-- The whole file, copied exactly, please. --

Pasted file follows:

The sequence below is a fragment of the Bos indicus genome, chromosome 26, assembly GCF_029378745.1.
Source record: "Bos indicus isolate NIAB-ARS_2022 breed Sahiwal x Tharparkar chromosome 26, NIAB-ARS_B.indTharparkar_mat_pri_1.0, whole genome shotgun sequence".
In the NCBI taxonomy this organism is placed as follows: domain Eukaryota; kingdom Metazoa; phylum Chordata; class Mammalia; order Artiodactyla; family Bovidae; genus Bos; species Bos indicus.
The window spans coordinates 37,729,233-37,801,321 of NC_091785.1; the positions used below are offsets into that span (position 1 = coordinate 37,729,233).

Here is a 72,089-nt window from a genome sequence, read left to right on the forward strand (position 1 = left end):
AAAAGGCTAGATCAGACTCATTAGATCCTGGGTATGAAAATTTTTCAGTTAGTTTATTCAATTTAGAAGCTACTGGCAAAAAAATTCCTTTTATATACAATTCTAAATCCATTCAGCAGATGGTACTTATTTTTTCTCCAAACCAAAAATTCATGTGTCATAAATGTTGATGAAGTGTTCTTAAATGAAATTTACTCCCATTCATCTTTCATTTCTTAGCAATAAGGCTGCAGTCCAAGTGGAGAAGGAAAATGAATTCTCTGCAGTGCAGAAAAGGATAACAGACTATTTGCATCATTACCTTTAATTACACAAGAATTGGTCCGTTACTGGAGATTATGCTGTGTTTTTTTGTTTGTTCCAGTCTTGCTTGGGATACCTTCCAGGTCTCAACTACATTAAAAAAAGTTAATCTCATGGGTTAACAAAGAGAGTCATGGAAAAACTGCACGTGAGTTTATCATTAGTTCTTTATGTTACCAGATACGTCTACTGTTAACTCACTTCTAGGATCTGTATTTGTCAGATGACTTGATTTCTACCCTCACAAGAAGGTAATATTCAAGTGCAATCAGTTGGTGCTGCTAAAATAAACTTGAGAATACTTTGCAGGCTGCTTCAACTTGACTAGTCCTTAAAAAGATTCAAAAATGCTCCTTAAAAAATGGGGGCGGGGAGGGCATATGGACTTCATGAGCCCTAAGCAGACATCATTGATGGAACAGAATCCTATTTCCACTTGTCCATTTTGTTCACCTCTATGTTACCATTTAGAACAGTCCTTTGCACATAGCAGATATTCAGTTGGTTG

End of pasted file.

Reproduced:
The sequence below is a fragment of the Bos indicus genome, chromosome 26, assembly GCF_029378745.1.
Source record: "Bos indicus isolate NIAB-ARS_2022 breed Sahiwal x Tharparkar chromosome 26, NIAB-ARS_B.indTharparkar_mat_pri_1.0, whole genome shotgun sequence".
In the NCBI taxonomy this organism is placed as follows: domain Eukaryota; kingdom Metazoa; phylum Chordata; class Mammalia; order Artiodactyla; family Bovidae; genus Bos; species Bos indicus.
The window spans coordinates 37,729,233-37,801,321 of NC_091785.1; the positions used below are offsets into that span (position 1 = coordinate 37,729,233).

Here is a 72,089-nt window from a genome sequence, read left to right on the forward strand (position 1 = left end):
AAAAGGCTAGATCAGACTCATTAGATCCTGGGTATGAAAATTTTTCAGTTAGTTTATTCAATTTAGAAGCTACTGGCAAAAAAATTCCTTTTATATACAATTCTAAATCCATTCAGCAGATGGTACTTATTTTTTCTCCAAACCAAAAATTCATGTGTCATAAATGTTGATGAAGTGTTCTTAAATGAAATTTACTCCCATTCATCTTTCATTTCTTAGCAATAAGGCTGCAGTCCAAGTGGAGAAGGAAAATGAATTCTCTGCAGTGCAGAAAAGGATAACAGACTATTTGCATCATTACCTTTAATTACACAAGAATTGGTCCGTTACTGGAGATTATGCTGTGTTTTTTTGTTTGTTCCAGTCTTGCTTGGGATACCTTCCAGGTCTCAACTACATTAAAAAAAGTTAATCTCATGGGTTAACAAAGAGAGTCATGGAAAAACTGCACGTGAGTTTATCATTAGTTCTTTATGTTACCAGATACGTCTACTGTTAACTCACTTCTAGGATCTGTATTTGTCAGATGACTTGATTTCTACCCTCACAAGAAGGTAATATTCAAGTGCAATCAGTTGGTGCTGCTAAAATAAACTTGAGAATACTTTGCAGGCTGCTTCAACTTGACTAGTCCTTAAAAAGATTCAAAAATGCTCCTTAAAAAATGGGGGCGGGGAGGGCATATGGACTTCATGAGCCCTAAGCAGACATCATTGATGGAACAGAATCCTATTTCCACTTGTCCATTTTGTTCACCTCTATGTTACCATTTAGAACAGTCCTTTGCACATAGCAGATATTCAGTTGGTTG